By Robson Sharuko, The Southern Times
Vahid Halihodzic took Algeria to heights they had never scaled, as they wrote Africa's finest tale at the 2014 World Cup, but a toxic relationship with his country's journalists ended his relationship with the Desert Foxes after the adventure in Brazil.
The Bosnian guided Algeria past the group stages of the World Cup for the first time in their history and then, in the second round, matched eventual champions Germany punch-for-punch before losing in extra-time.
But Halihodzic, toasted as an Algerian hero when he returned to Algeria with his men to a heroes' welcome from thousands of delirious fans, walked away from his job, blaming the country's media for the breakdown of his relationship with the Desert Foxes, and promising never to forgive or forget.
“The only sour note, which I want to confront, is the behaviour of certain – though thankfully not all – members of the press, who never ceased to stigmatise not only my work but also me and my family,” he said in his statement.
“I will never forget nor forgive that.”
He is one of the three coaches who guided Africa's representatives at the 2014 World Cup finals who have fallen by the wayside, another one, Stephen Keshi, does not have a contract and, ironically, the one whose team produced the worst performance in Brazil is the only man standing.
Ghana parted ways with coach James Kwesi Appiah last week, the culmination of a wretched World Cup show in which the Black Stars misfired, crashing out of the group stages, just four years after having come within a last-gasp penalty conversion of booking their place in the semi-finals in South Africa.
Appiah had last week blamed the media for creating disunity in his camp.
“Most of the times, divisions come when most of the stories that come out are not true,” he said.
“The Black Stars is not for me, it is not for the players and it is not for the president of the Ghana FA, it is for all Ghanaians so we should get behind this team with our support.”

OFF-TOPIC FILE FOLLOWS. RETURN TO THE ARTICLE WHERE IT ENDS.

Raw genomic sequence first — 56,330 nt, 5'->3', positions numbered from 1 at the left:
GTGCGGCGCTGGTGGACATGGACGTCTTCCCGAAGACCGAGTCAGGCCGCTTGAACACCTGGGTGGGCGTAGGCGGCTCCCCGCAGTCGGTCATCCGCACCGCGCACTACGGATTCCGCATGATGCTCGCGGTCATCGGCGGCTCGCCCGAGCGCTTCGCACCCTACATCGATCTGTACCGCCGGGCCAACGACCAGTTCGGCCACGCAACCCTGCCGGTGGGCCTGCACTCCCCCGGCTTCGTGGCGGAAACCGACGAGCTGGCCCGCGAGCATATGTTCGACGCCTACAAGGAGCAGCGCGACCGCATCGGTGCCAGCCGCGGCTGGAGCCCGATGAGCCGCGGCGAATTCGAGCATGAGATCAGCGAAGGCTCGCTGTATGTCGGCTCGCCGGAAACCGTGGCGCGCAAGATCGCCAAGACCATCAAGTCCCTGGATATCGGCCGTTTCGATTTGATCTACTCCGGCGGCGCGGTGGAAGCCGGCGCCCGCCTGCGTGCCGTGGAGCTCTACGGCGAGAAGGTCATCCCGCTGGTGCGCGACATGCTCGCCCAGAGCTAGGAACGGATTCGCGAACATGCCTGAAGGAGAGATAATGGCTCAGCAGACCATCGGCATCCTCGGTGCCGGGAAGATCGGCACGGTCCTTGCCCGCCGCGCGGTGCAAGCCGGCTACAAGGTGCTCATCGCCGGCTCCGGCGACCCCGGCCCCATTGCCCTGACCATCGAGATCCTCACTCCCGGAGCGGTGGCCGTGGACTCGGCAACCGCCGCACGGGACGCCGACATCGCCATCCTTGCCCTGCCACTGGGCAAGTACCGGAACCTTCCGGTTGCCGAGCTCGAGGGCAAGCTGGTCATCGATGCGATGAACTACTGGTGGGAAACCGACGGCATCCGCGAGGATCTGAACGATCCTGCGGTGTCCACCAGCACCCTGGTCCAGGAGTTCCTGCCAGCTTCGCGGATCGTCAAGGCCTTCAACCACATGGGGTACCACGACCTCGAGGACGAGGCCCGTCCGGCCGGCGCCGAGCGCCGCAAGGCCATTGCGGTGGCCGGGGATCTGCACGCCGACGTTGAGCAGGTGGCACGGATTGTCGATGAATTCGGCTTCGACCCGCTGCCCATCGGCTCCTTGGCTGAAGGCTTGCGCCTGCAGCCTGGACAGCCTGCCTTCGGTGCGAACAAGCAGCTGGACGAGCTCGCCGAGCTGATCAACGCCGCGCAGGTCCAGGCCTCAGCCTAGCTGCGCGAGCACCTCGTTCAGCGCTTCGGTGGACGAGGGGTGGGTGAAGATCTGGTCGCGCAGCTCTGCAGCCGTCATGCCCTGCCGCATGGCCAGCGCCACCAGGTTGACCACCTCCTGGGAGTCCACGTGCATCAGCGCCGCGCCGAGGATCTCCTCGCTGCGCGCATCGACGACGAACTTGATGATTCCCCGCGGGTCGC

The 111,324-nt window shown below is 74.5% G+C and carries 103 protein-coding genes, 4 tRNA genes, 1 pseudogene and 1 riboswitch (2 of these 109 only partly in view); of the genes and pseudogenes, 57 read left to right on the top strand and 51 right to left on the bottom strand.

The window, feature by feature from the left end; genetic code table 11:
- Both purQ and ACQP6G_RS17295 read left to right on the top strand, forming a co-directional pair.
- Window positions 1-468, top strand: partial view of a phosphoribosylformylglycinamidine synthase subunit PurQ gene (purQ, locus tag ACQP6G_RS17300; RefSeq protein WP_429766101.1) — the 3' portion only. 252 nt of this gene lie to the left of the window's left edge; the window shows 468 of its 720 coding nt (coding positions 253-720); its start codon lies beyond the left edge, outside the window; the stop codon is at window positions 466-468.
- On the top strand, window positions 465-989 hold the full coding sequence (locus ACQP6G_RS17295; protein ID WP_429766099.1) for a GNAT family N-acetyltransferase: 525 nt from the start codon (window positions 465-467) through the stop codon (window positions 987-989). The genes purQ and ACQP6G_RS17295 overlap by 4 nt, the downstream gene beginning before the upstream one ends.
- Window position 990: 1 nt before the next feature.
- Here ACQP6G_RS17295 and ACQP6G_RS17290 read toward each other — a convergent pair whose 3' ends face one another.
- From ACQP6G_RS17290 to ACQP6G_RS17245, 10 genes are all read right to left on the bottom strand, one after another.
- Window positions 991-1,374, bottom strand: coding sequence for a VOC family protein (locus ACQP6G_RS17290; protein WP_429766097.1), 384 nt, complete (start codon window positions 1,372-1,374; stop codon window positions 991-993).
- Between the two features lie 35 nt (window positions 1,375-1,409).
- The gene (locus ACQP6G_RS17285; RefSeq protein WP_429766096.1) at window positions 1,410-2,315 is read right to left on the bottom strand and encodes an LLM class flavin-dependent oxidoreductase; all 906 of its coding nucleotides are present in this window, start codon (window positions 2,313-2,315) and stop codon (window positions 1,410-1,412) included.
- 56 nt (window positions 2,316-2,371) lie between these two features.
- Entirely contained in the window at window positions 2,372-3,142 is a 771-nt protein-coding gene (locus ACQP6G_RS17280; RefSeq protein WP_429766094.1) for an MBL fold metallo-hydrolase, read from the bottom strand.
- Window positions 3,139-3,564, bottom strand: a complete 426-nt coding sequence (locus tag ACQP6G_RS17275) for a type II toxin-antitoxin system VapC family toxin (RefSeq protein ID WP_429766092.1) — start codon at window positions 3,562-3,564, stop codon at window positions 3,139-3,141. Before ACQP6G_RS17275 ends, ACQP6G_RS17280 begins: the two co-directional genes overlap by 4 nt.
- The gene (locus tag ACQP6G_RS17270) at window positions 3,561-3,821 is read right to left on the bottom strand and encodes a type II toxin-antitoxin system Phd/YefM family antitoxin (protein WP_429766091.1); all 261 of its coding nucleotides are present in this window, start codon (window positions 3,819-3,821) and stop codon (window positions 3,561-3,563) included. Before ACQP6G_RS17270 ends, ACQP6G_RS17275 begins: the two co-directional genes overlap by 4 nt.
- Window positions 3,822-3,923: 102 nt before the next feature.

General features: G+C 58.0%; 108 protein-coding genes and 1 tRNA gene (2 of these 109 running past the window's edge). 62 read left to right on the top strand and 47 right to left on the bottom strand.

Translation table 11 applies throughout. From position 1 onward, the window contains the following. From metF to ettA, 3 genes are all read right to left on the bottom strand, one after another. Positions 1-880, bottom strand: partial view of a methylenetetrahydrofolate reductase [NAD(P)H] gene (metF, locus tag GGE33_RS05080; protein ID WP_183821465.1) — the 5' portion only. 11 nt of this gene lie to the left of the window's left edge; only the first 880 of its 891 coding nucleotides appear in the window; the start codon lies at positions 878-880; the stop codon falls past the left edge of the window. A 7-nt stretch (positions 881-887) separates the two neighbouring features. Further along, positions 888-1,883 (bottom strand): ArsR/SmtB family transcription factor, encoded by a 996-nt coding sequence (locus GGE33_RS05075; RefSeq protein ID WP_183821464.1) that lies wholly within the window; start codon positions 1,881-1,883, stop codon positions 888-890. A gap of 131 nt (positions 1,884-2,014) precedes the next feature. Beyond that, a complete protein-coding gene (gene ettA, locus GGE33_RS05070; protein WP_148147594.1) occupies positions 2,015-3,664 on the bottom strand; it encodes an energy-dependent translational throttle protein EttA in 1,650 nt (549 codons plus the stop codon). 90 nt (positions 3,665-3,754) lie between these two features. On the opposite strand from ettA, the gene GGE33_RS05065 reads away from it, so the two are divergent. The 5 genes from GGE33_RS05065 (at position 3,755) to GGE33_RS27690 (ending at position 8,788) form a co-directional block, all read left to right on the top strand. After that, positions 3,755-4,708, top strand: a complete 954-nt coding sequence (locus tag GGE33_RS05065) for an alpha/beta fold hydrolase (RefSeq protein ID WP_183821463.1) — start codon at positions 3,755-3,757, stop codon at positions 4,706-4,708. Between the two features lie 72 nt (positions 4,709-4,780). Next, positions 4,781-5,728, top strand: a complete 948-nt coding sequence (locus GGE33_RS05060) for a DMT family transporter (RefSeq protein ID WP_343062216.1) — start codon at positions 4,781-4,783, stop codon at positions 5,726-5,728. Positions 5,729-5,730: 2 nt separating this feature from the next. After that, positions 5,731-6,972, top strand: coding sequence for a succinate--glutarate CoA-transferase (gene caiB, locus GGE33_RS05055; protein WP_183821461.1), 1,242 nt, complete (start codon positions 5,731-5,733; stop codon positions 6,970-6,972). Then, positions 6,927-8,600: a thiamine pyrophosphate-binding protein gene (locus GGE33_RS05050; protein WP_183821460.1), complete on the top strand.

And the former Ghanaian international, who was sacked just 24 hours after securing a dramatic 3-2 win over Togo in Lome, received the backing of another ex-Black Star, Willie Klutse, who accused the journalists for masterminding the sacking of Appiah.
“I am shocked to hear the news but the blame should be put on the doorstep of journalists,” he told Accra radio station Happy FM.
“Those journalists who made it their bread and butter to instigate the sacking of Kwesi Appiah should bow their heads in shame.
“They (journalists) have constantly (been) demanding the sacking of the coach and so what's the fuss now?
“Those people with their selfish interest made it their agenda to ensure he is sacked for their preferred candidate to be appointed.
I don't understand why they are showing such hypocrisy after they had their wish fulfilled.
“That is the problem with black men. They never appreciate their own.
If we don't change our colonial mentality, we shall remain the way we are.
“It's a big shame but those journalists who pushed for Kwesi Appiah to be sacked….God forgive them.”
Nigeria's Stephen Keshi, who led them to their first Nations Cup title in 19 years in South Africa last year, has not renewed his contract and revealed that he was only asked to take care of his team's opening 2015 Nations Cup qualifiers.
Nigeria Football Federation president Aminu Maigari turned his guns on the country's media, ahead of the World Cup, saying they “fabricate stories on the supposed rift in the football family”.
“If anyone is in doubt they should ask questions but they will never do that, they go on Facebook, Twitter and use all other manner of media to damage the reputation of the leadership of Nigerian football without asking questions,” said Maigari.
“Henceforth, such flagrant abuse of the media will no longer be acceptable to us.”
Frenchman Sabri Lamouchi, who guided Cote d'Ivoire at the World Cup, has already left his post and replaced by Harve Renard while German coach, Volker Finke, whose team were the worst performers in Brazil, is the last man standing and has been given a vote of confidence.